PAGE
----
How is an Equalization Study conducted?

Although the local Assessor must assess each parcel in a local unit annually, Equalization is concerned with a smaller subset of properties within each classification, called a sample.  Sample parcels are chosen to be representative of properties within that classification.  Samples may constitute one of two types of studies:  1) sales studies, for those classifications in which a sufficient number of properties have sold to enable a market-based analysis without an appraisal, or 2) appraisal studies, for those classifications lacking a sufficient number of sales.  Equalization performs over 500 such studies yearly.

For each classification, the local Assessor’s assessed values are listed alongside Equalization’s True Cash Values, whether they be sales prices or appraised values.  Both columns are totaled, and the total assessed values are divided by the total sales price/appraised value.  (For a sales study, further adjustments are made to account for different time periods.)  The aggregate ratio that results from this division is sent to the local Assessor by December 1 for review, and the completed studies, used to project the True Cash Value for the starting bases of the next cycle, are submitted to the state by January 2.  A list of the assessed-to-market ratios (called Tentative Ratios) is published in February for each local unit, by class.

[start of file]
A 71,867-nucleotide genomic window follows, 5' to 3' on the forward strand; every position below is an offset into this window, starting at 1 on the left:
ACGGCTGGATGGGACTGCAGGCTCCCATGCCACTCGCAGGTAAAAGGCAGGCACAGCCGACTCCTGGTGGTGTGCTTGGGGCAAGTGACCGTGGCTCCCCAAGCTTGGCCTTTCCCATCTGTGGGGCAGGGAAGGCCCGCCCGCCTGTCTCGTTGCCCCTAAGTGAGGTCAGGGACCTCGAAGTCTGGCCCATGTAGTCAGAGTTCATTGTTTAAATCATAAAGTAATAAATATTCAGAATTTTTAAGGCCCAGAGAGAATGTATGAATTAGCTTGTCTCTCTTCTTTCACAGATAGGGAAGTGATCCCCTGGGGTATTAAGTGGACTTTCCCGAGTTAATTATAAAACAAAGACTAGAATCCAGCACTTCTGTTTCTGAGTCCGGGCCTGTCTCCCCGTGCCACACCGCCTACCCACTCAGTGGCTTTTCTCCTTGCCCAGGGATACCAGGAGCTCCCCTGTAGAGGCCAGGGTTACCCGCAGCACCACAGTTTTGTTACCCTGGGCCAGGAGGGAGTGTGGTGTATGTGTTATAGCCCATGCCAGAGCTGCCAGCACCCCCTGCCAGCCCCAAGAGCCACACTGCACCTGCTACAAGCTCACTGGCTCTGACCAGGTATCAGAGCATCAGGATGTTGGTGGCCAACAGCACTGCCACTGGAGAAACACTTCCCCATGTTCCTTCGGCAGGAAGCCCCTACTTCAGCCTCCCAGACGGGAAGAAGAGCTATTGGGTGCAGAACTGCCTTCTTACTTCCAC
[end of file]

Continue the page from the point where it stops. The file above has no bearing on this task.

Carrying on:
Note:  Sales used in a sales study must first be verified to ensure that they are arms-length transactions that would accurately reflect the market.

Show All Answers

1. Why did someone from the Equalization Department visit my property?
2. Is Equalization the same as my Assessor?
3. Will Equalization raise my taxes?
4. What is an Equalization Study?
5. Why was my property chosen for the current Equalization Study?
6. Can I refuse to participate in an Equalization Study?
7. How is an Equalization Study conducted?
8. What is County Equalization and the Equalization Report?
9. Where do I submit my Property Transfer Affidavit, PA 260 affidavit, or homestead exemption affidavit?
10. Aside from Equalization, how does assessing work in the State of Michigan generally?
11. What is the Apportionment Report?
12. Why is the Property Description Division attached to the Equalization Department?
13. How do I split or combine my property?